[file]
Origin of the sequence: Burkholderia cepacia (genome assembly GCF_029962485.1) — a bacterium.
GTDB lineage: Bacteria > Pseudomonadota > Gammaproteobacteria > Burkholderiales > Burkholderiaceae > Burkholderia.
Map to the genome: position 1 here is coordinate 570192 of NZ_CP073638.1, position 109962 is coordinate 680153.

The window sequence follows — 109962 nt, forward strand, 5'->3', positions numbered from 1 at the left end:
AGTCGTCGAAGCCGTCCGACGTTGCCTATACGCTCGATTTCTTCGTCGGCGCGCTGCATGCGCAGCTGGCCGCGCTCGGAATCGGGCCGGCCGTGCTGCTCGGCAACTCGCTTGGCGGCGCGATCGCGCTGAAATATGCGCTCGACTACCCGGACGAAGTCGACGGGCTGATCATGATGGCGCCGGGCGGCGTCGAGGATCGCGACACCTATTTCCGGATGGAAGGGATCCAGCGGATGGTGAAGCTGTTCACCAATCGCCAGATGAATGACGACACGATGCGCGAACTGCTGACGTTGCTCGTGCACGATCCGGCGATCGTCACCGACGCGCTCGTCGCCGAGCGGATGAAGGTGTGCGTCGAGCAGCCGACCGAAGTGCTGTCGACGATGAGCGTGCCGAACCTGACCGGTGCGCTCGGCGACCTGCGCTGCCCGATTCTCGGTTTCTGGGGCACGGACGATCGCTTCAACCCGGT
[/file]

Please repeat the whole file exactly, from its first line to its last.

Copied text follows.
Origin of the sequence: Burkholderia cepacia (genome assembly GCF_029962485.1) — a bacterium.
GTDB lineage: Bacteria > Pseudomonadota > Gammaproteobacteria > Burkholderiales > Burkholderiaceae > Burkholderia.
Map to the genome: position 1 here is coordinate 570192 of NZ_CP073638.1, position 109962 is coordinate 680153.

The window sequence follows — 109962 nt, forward strand, 5'->3', positions numbered from 1 at the left end:
AGTCGTCGAAGCCGTCCGACGTTGCCTATACGCTCGATTTCTTCGTCGGCGCGCTGCATGCGCAGCTGGCCGCGCTCGGAATCGGGCCGGCCGTGCTGCTCGGCAACTCGCTTGGCGGCGCGATCGCGCTGAAATATGCGCTCGACTACCCGGACGAAGTCGACGGGCTGATCATGATGGCGCCGGGCGGCGTCGAGGATCGCGACACCTATTTCCGGATGGAAGGGATCCAGCGGATGGTGAAGCTGTTCACCAATCGCCAGATGAATGACGACACGATGCGCGAACTGCTGACGTTGCTCGTGCACGATCCGGCGATCGTCACCGACGCGCTCGTCGCCGAGCGGATGAAGGTGTGCGTCGAGCAGCCGACCGAAGTGCTGTCGACGATGAGCGTGCCGAACCTGACCGGTGCGCTCGGCGACCTGCGCTGCCCGATTCTCGGTTTCTGGGGCACGGACGATCGCTTCAACCCGGT